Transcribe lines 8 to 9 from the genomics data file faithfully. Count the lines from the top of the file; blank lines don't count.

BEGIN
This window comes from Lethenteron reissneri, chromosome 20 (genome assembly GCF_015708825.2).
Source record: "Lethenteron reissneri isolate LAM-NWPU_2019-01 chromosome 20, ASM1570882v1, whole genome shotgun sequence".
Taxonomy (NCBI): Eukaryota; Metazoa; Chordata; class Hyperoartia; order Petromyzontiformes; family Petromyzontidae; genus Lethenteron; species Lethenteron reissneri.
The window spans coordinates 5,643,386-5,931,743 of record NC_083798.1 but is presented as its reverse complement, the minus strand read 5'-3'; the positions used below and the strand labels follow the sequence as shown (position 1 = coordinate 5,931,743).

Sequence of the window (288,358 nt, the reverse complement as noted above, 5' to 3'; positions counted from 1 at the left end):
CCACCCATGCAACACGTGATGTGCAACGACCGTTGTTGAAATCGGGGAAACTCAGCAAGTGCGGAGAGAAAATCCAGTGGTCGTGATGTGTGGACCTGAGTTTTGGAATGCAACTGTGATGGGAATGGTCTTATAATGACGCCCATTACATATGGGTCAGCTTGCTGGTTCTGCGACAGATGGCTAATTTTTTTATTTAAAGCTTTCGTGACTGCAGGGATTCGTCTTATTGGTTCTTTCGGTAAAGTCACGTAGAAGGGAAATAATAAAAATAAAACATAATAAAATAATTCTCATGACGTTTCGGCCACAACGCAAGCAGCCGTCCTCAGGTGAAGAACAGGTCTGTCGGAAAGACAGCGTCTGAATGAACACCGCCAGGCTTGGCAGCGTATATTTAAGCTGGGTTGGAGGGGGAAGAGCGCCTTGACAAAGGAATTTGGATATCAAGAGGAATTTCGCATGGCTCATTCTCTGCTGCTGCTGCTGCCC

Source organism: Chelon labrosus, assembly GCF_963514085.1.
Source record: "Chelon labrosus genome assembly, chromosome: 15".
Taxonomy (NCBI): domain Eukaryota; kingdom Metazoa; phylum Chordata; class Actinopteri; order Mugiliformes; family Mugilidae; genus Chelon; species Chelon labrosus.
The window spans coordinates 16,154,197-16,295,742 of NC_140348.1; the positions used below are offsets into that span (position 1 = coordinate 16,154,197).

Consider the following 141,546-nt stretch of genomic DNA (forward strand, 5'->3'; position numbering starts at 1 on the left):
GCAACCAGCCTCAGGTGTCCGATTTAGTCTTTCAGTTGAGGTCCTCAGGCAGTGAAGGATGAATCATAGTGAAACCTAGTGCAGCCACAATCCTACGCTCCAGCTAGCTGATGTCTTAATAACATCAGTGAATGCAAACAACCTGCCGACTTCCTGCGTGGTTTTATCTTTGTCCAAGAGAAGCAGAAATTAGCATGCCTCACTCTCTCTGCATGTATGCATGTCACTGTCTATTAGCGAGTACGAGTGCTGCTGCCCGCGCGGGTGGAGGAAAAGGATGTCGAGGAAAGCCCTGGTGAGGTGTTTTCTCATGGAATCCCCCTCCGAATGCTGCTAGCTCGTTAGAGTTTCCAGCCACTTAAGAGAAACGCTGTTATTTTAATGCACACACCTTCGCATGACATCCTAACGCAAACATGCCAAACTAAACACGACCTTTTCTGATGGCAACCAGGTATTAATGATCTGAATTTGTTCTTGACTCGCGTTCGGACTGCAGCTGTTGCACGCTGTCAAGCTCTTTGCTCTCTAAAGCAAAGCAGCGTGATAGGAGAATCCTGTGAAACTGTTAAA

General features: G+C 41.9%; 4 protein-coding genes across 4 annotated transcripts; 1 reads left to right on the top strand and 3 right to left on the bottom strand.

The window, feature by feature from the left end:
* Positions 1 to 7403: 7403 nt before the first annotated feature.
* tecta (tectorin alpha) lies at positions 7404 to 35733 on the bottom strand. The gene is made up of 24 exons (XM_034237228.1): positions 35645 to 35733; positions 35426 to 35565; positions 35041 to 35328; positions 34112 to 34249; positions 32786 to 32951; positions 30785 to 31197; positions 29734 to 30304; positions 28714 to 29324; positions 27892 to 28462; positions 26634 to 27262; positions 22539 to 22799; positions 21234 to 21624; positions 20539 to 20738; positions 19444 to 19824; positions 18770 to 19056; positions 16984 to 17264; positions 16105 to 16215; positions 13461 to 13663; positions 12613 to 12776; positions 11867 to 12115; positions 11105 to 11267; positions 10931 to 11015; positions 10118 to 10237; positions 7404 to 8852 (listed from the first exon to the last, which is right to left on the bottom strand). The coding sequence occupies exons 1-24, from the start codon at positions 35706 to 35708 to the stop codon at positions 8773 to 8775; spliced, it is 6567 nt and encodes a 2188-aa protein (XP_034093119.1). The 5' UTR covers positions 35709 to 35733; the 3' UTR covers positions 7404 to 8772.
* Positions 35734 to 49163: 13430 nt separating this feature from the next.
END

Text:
Source record: "Chelon labrosus genome assembly, chromosome: 15".
Taxonomy (NCBI): domain Eukaryota; kingdom Metazoa; phylum Chordata; class Actinopteri; order Mugiliformes; family Mugilidae; genus Chelon; species Chelon labrosus.